I would like to call this attitude “nonminority politics.” It is practiced by members of a nonminority who, though being part of the majority, feel they do not enjoy sufficient benefits despite that status. They are vehemently disparaging of liberal political views that support minorities, and demand to receive “fair treatment” in the form of more benefits for the majority to counterbalance those they see as overwhelmingly accruing to a minority. This spirit is greatly active in the venues where online opinion is formed.

I am currently conducting research based on the cultural psychological method of moral foundations theory to consider the social movements behind nonminority politics. In an Internet usage survey that I carried out, I included questions to determine the political outlook of respondents. My results showed that 68% could be classified as conservative, 24% as liberal, and 9% as libertarian. The proportion of liberals dropped away sharply among people in their twenties and thirties.

The table below shows that at least 60% of both conservatives and liberals think that Japan should always reflect on its actions in World War II. I would like to note that at the same time, around 80% of both groups believe that it is not necessary to keep apologizing in the third and fourth generations and that continual expectation of apologies is going too far.

Attitudes to World War II by Political Stance

Conservative (%) Liberal (%) Libertarian (%) Total (%)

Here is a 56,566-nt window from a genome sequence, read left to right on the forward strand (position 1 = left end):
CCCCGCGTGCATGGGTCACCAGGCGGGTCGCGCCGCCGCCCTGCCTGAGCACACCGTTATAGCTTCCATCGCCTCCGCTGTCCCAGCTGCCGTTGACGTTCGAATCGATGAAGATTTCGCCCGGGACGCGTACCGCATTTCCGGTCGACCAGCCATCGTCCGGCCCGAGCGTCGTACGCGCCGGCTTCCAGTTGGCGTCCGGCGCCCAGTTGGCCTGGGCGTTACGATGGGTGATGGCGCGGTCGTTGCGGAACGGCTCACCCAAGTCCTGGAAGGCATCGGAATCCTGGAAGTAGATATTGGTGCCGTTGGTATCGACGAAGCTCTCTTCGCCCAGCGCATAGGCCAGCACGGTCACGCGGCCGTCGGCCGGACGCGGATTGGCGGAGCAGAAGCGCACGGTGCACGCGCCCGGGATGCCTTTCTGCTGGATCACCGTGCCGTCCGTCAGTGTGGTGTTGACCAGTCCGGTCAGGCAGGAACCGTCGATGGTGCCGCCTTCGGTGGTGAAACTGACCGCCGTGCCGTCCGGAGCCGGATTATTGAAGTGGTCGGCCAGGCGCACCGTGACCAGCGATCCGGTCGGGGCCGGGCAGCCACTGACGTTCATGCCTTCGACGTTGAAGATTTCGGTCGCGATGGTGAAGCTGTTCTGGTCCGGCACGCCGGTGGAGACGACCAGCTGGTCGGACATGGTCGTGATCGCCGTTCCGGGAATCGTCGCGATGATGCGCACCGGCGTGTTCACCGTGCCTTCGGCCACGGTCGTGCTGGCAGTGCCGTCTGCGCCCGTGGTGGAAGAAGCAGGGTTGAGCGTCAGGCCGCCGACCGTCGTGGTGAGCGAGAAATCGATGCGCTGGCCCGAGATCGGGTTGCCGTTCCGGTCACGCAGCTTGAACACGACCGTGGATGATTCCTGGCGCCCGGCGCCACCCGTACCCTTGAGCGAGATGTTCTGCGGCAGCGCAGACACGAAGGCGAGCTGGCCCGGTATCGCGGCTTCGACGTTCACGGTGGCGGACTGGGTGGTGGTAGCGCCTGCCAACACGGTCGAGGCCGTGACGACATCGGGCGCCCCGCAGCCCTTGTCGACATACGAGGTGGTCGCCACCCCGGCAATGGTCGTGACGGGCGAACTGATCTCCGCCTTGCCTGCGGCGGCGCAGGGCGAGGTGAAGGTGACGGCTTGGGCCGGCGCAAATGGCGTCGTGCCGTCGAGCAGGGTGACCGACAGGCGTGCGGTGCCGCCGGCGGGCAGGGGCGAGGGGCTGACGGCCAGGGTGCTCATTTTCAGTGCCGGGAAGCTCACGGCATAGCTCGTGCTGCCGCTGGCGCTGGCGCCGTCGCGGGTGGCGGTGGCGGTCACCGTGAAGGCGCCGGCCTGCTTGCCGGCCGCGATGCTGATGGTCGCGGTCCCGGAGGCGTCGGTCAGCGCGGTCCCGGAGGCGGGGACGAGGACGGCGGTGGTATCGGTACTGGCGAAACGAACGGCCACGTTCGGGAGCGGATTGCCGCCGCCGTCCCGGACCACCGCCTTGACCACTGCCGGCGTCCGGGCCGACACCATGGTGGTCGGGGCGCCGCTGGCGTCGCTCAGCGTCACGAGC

Japan should always reflect on its actions in World War II. 60.8 70.2 43.0 61.4
There is no need to continue apologizing for Japan’s wartime actions three or four generations later. 78.4 78.3 60.0 76.7
Countries that expect Japan to continue apologizing forever for its actions in World War II are going too far. 81.3 81.4 61.0 79.5

Percentages include those respondents who stated they “strongly agree,” “agree,” and “basically agree” with the given statements. Political stances were established based on moral foundations theory.

In the undercurrents of online opinion, some see a strong resistance to continued demands for apologies as a basis for negative Japanese feelings about China and South Korea. The survey results support this view. Through moving analysis forward, it is possible to see how online opinion reflects society and to confirm that the Internet is not a venue that merely presents the extreme views of a small percentage of people. Keeping one’s eyes and ears open to online opinion offers a great opportunity for rethinking society.

(Originally published in Japanese on July 5, 2017. Banner photo © Aflo.)